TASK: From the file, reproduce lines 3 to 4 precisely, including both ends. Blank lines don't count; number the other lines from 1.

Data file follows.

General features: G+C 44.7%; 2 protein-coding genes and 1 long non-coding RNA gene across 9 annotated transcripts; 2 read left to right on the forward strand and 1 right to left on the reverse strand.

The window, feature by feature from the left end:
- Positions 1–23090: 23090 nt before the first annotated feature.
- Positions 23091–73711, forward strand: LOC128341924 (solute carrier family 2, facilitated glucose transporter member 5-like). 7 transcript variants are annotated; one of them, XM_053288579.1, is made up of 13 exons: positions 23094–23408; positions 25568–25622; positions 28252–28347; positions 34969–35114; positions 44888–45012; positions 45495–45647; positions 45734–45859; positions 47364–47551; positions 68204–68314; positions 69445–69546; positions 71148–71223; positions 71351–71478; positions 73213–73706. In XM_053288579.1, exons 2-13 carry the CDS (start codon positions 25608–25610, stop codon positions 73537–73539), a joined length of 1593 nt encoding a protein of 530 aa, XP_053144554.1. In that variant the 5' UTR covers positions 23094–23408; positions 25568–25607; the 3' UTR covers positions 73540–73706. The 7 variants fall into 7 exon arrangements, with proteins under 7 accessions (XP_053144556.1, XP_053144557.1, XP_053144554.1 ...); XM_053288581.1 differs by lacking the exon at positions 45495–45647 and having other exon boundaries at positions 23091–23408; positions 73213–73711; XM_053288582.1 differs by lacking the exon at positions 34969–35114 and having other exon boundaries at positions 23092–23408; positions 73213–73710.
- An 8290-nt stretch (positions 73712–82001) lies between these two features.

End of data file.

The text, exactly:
- Positions 1–23090: 23090 nt before the first annotated feature.
- Positions 23091–73711, forward strand: LOC128341924 (solute carrier family 2, facilitated glucose transporter member 5-like). 7 transcript variants are annotated; one of them, XM_053288579.1, is made up of 13 exons: positions 23094–23408; positions 25568–25622; positions 28252–28347; positions 34969–35114; positions 44888–45012; positions 45495–45647; positions 45734–45859; positions 47364–47551; positions 68204–68314; positions 69445–69546; positions 71148–71223; positions 71351–71478; positions 73213–73706. In XM_053288579.1, exons 2-13 carry the CDS (start codon positions 25608–25610, stop codon positions 73537–73539), a joined length of 1593 nt encoding a protein of 530 aa, XP_053144554.1. In that variant the 5' UTR covers positions 23094–23408; positions 25568–25607; the 3' UTR covers positions 73540–73706. The 7 variants fall into 7 exon arrangements, with proteins under 7 accessions (XP_053144556.1, XP_053144557.1, XP_053144554.1 ...); XM_053288581.1 differs by lacking the exon at positions 45495–45647 and having other exon boundaries at positions 23091–23408; positions 73213–73711; XM_053288582.1 differs by lacking the exon at positions 34969–35114 and having other exon boundaries at positions 23092–23408; positions 73213–73710.